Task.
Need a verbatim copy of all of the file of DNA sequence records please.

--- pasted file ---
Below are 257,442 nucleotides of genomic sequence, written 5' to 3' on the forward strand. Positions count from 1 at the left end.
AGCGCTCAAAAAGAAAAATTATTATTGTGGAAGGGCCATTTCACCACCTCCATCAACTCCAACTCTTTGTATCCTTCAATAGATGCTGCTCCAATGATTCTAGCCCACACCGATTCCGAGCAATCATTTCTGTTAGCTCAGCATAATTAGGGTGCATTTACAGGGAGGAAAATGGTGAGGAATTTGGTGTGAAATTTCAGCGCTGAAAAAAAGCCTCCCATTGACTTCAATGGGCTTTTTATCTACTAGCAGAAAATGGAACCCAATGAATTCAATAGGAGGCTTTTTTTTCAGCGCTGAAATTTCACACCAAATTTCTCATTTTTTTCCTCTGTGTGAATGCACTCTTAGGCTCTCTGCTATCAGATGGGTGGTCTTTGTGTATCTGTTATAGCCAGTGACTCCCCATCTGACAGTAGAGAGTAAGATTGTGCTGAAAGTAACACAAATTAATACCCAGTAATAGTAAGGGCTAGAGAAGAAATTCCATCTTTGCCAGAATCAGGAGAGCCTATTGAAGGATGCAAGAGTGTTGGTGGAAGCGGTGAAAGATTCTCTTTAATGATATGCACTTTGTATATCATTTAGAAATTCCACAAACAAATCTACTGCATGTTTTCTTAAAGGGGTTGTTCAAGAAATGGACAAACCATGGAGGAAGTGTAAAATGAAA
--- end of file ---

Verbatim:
Below are 257,442 nucleotides of genomic sequence, written 5' to 3' on the forward strand. Positions count from 1 at the left end.
AGCGCTCAAAAAGAAAAATTATTATTGTGGAAGGGCCATTTCACCACCTCCATCAACTCCAACTCTTTGTATCCTTCAATAGATGCTGCTCCAATGATTCTAGCCCACACCGATTCCGAGCAATCATTTCTGTTAGCTCAGCATAATTAGGGTGCATTTACAGGGAGGAAAATGGTGAGGAATTTGGTGTGAAATTTCAGCGCTGAAAAAAAGCCTCCCATTGACTTCAATGGGCTTTTTATCTACTAGCAGAAAATGGAACCCAATGAATTCAATAGGAGGCTTTTTTTTCAGCGCTGAAATTTCACACCAAATTTCTCATTTTTTTCCTCTGTGTGAATGCACTCTTAGGCTCTCTGCTATCAGATGGGTGGTCTTTGTGTATCTGTTATAGCCAGTGACTCCCCATCTGACAGTAGAGAGTAAGATTGTGCTGAAAGTAACACAAATTAATACCCAGTAATAGTAAGGGCTAGAGAAGAAATTCCATCTTTGCCAGAATCAGGAGAGCCTATTGAAGGATGCAAGAGTGTTGGTGGAAGCGGTGAAAGATTCTCTTTAATGATATGCACTTTGTATATCATTTAGAAATTCCACAAACAAATCTACTGCATGTTTTCTTAAAGGGGTTGTTCAAGAAATGGACAAACCATGGAGGAAGTGTAAAATGAAA